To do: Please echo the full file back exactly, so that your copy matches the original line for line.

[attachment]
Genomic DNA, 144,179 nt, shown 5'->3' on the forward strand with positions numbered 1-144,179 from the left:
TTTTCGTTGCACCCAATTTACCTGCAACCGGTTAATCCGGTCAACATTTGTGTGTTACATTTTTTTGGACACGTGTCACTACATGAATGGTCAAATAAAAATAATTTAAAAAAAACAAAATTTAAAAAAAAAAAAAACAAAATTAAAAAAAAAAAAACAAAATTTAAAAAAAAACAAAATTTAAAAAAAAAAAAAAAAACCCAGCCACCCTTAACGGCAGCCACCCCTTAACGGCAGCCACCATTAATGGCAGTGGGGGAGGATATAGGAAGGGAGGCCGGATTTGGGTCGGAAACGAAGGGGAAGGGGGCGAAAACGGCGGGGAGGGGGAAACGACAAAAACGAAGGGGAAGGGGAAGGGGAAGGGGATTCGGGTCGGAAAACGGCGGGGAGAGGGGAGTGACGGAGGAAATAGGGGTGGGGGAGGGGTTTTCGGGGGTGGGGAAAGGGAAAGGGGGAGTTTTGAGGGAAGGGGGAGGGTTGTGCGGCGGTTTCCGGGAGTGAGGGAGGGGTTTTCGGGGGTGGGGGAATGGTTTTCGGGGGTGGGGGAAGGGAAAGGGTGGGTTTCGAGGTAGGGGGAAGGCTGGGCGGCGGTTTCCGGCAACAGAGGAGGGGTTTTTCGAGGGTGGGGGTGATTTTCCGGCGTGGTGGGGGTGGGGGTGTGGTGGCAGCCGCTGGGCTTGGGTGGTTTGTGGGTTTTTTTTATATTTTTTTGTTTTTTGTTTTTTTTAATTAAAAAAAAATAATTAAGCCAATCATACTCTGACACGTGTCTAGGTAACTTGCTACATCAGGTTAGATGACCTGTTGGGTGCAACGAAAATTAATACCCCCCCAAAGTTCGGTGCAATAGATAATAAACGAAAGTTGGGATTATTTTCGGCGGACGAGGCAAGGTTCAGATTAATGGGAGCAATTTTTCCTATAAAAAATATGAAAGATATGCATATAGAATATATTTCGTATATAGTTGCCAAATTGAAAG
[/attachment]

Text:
Genomic DNA, 144,179 nt, shown 5'->3' on the forward strand with positions numbered 1-144,179 from the left:
TTTTCGTTGCACCCAATTTACCTGCAACCGGTTAATCCGGTCAACATTTGTGTGTTACATTTTTTTGGACACGTGTCACTACATGAATGGTCAAATAAAAATAATTTAAAAAAAACAAAATTTAAAAAAAAAAAAAACAAAATTAAAAAAAAAAAAACAAAATTTAAAAAAAAACAAAATTTAAAAAAAAAAAAAAAAACCCAGCCACCCTTAACGGCAGCCACCCCTTAACGGCAGCCACCATTAATGGCAGTGGGGGAGGATATAGGAAGGGAGGCCGGATTTGGGTCGGAAACGAAGGGGAAGGGGGCGAAAACGGCGGGGAGGGGGAAACGACAAAAACGAAGGGGAAGGGGAAGGGGAAGGGGATTCGGGTCGGAAAACGGCGGGGAGAGGGGAGTGACGGAGGAAATAGGGGTGGGGGAGGGGTTTTCGGGGGTGGGGAAAGGGAAAGGGGGAGTTTTGAGGGAAGGGGGAGGGTTGTGCGGCGGTTTCCGGGAGTGAGGGAGGGGTTTTCGGGGGTGGGGGAATGGTTTTCGGGGGTGGGGGAAGGGAAAGGGTGGGTTTCGAGGTAGGGGGAAGGCTGGGCGGCGGTTTCCGGCAACAGAGGAGGGGTTTTTCGAGGGTGGGGGTGATTTTCCGGCGTGGTGGGGGTGGGGGTGTGGTGGCAGCCGCTGGGCTTGGGTGGTTTGTGGGTTTTTTTTATATTTTTTTGTTTTTTGTTTTTTTTAATTAAAAAAAAATAATTAAGCCAATCATACTCTGACACGTGTCTAGGTAACTTGCTACATCAGGTTAGATGACCTGTTGGGTGCAACGAAAATTAATACCCCCCCAAAGTTCGGTGCAATAGATAATAAACGAAAGTTGGGATTATTTTCGGCGGACGAGGCAAGGTTCAGATTAATGGGAGCAATTTTTCCTATAAAAAATATGAAAGATATGCATATAGAATATATTTCGTATATAGTTGCCAAATTGAAAG